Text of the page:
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Seattle ushers in new mayor after Murray resignation

Seattle has a new mayor.

Mayor Ed Murray tendered his resignation on Tuesday afternoon after a fifth man came forward to say the mayor had abused him as a young teenager.

By 5 p.m. on Wednesday, Bruce Harrell, Seattle City Council president, took the oath of office.

Harrell has five days as mayor to decide whether he wants to keep the job through November. That’s when voters will choose either Jenny Durkan or Cary Moon as Seattle mayor. The mayor elect could be sworn in as early as November, rather than January, as would normally be the case. (The intricacies of the city charter are still being examined, as this situation hasn't come up before.)

If Harrell chooses to remain mayor beyond next week, he would have to relinquish his council spot.

He said he would make this decision by 5 p.m. on Friday. That's when he could decide to stay on or ask the council to elect another member to be mayor. If the council chooses Councilmember Lorena Gonzalez, she could resume being a council member. She is up for election, so if she were to win — and she is the favorite — she could return to her position.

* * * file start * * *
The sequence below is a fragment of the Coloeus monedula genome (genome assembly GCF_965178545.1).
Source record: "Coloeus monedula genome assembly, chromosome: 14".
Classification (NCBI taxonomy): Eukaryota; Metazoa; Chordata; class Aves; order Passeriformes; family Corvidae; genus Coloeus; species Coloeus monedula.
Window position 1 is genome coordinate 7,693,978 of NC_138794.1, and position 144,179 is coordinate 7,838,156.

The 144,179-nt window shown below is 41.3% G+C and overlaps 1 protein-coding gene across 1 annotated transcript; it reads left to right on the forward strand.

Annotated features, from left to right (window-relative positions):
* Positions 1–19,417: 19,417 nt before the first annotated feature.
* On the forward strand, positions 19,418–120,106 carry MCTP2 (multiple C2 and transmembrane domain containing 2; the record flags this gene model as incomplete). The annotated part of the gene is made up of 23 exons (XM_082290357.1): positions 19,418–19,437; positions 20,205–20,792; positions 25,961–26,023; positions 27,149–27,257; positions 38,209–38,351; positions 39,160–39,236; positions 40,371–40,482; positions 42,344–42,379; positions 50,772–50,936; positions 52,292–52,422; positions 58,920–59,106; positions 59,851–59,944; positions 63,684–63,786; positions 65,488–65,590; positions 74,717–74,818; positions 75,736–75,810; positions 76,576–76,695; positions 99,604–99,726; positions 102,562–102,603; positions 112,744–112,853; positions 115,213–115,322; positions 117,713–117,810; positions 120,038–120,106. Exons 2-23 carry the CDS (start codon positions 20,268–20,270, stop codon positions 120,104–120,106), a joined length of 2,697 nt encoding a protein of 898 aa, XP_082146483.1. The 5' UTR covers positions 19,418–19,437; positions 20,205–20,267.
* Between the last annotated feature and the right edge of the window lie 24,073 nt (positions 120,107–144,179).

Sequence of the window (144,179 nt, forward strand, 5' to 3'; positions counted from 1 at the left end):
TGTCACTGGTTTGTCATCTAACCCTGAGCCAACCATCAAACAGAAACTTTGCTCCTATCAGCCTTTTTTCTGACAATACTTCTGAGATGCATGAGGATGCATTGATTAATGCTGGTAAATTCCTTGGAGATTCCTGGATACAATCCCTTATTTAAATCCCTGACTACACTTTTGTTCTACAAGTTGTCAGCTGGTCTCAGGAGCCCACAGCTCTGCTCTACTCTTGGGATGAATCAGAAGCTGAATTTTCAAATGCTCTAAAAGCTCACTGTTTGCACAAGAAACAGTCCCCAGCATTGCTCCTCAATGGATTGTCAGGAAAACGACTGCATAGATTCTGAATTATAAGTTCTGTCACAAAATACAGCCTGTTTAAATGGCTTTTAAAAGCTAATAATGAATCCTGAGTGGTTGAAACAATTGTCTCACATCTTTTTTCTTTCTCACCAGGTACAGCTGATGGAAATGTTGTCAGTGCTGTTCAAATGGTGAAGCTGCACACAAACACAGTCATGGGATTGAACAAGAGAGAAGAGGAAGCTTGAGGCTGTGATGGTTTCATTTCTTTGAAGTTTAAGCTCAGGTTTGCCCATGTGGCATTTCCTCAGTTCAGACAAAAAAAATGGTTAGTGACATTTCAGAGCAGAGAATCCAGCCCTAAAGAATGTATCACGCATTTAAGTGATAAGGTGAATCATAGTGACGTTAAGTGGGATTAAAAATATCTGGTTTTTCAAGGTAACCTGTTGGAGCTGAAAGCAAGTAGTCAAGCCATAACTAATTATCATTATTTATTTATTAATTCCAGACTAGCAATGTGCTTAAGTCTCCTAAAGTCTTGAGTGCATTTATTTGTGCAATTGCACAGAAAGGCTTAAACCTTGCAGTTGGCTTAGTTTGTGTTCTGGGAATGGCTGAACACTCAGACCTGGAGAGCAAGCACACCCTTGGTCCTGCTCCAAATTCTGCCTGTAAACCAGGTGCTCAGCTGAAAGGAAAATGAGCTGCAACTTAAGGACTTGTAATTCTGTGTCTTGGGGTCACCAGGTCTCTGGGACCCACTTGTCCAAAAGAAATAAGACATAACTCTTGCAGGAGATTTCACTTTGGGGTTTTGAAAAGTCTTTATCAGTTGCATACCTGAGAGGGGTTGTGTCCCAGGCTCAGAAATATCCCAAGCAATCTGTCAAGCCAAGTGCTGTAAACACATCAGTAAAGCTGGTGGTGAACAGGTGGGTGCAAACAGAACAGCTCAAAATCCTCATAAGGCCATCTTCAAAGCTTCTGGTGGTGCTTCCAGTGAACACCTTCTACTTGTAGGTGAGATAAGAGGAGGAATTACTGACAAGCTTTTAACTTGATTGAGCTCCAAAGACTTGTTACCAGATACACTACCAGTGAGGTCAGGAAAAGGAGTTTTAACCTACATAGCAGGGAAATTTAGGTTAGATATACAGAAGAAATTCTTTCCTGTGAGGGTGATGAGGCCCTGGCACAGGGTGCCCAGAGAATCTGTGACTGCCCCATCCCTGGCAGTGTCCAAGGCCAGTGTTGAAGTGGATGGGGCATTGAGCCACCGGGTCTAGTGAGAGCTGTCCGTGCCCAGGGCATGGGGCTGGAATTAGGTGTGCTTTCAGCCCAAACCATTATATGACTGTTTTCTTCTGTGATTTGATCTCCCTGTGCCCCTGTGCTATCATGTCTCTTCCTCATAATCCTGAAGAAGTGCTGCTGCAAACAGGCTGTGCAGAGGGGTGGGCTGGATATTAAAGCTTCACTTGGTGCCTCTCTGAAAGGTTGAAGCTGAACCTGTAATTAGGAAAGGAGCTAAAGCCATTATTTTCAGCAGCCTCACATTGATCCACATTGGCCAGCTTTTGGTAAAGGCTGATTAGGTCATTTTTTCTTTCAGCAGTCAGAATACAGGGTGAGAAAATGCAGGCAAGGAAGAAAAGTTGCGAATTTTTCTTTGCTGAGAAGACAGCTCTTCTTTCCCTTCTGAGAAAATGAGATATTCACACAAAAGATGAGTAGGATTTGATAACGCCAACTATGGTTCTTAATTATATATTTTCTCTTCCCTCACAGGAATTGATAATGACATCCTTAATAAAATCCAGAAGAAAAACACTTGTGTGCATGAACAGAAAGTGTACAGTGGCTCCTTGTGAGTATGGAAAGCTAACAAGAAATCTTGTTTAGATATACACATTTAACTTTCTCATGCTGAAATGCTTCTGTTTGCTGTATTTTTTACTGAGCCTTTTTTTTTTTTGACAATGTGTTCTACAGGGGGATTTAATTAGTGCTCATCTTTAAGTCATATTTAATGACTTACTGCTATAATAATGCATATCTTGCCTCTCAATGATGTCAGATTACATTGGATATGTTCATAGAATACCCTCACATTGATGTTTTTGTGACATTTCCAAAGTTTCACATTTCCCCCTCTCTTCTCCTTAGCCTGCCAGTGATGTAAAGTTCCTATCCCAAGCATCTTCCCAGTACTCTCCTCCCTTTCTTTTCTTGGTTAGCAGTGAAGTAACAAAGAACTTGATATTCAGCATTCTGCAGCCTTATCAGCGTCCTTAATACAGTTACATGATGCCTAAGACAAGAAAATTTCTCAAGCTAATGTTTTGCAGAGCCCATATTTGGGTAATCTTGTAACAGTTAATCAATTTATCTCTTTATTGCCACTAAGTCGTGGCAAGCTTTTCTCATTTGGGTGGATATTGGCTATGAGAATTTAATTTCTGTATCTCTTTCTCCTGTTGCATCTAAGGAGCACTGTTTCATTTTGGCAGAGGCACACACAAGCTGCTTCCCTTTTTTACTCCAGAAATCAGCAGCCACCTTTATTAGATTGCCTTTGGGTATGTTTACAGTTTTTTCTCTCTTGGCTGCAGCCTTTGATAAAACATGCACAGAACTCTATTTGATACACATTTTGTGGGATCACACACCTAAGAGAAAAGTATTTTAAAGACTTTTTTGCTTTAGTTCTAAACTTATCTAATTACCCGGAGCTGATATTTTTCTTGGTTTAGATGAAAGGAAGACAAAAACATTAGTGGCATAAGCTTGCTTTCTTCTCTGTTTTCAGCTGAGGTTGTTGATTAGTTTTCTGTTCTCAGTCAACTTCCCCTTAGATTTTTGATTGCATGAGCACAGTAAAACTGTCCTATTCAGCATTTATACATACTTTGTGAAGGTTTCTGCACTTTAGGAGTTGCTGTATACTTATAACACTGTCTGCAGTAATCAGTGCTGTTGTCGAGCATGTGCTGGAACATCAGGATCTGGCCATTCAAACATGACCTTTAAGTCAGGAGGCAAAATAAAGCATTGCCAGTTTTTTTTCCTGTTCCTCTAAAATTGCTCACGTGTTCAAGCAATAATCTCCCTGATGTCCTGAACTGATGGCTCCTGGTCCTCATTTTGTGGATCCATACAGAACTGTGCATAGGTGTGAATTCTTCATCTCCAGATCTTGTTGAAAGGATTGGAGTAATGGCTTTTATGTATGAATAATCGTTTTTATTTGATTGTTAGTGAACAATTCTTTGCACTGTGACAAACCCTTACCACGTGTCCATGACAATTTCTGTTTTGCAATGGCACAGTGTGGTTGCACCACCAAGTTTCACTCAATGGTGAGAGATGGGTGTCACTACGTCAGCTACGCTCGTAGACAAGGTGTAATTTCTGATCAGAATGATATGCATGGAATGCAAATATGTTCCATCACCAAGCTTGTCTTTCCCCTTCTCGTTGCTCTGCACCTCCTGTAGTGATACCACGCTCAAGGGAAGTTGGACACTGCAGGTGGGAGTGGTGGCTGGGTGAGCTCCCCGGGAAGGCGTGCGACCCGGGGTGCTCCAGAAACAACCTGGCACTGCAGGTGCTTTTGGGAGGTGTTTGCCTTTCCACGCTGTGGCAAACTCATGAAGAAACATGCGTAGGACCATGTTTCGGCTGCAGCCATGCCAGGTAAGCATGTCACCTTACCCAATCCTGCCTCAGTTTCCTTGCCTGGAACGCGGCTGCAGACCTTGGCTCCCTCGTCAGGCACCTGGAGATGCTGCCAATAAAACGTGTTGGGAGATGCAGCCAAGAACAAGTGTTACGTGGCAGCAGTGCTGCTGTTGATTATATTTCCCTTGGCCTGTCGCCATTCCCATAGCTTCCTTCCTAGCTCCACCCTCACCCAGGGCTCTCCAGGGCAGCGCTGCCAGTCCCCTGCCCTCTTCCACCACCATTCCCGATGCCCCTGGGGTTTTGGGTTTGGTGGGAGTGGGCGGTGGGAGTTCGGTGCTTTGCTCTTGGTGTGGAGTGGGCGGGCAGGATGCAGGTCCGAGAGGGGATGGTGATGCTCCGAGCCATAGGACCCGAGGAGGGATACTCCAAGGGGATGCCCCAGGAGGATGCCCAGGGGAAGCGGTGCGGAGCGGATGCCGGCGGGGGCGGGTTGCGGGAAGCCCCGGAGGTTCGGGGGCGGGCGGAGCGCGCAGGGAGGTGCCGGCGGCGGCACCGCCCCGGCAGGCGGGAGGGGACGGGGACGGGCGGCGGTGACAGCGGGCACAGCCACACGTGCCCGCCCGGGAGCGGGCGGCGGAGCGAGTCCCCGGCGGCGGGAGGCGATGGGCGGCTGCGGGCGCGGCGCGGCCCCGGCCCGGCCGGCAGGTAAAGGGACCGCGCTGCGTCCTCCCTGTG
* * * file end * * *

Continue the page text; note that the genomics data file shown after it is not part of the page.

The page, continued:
The allegations against Murray came to light in April, when The Seattle Times reported that a man had filed suit against Murray for paying him for sex when he was 15. Two other men were also quoted in the story, saying that Murray had abused them as teenagers.

Murray denied these allegations vehemently, alleging a political and homophobic conspiracy.

The fifth man to accuse Murray was his cousin once removed, from New York. Murray was living with his cousin; he shared a room with her 13-year-old son. 

As these accusations surfaced, two Seattle council members, Lorena Gonzalez and Kshama Sawant, called on Murray to resign. The others either stayed mum or stood by Murray.

Mayor Harrell defended Murray throughout.

“I’m not asking him to step down,” Harrell told reporters in July. “Is he doing his job? I haven’t heard any of you say he’s not doing his job every single day. That governs whether he should step down or not. Now, if I see some indication he’s abdicated his responsibility and the people of Seattle are suffering because of that, then we’ll have a conversation. I’m not afraid to ask anyone to step down.”

He added in the same press briefing that Seattle residents “did not ask us to judge anyone for something that happened 33 years ago or maybe didn’t happen."

He continued: “I would challenge each of you to think about where you were 33 years ago. The question is are you doing your job today right now?”

Harrell was asked about this comment on Wednesday before being sworn in. He said that he was referring, in part, to prospective employees who were judged based on convictions earlier in their lives.

But, he said, "If any kind of heinous act was committed 10 years ago, 30 years ago, 50 years ago, and the healing of the victim is part of the process of unveiling that, certainly a person should be judged for that." 

Harrell, 58, is a Seattle native who graduated from Garfield High. He played football for the University of Washington — 1978 Rose Bowl Champion — and later graduated from the UW’s law school. He was elected to the City Council in 2007. He lives in Seattle’s Mount Baker neighborhood.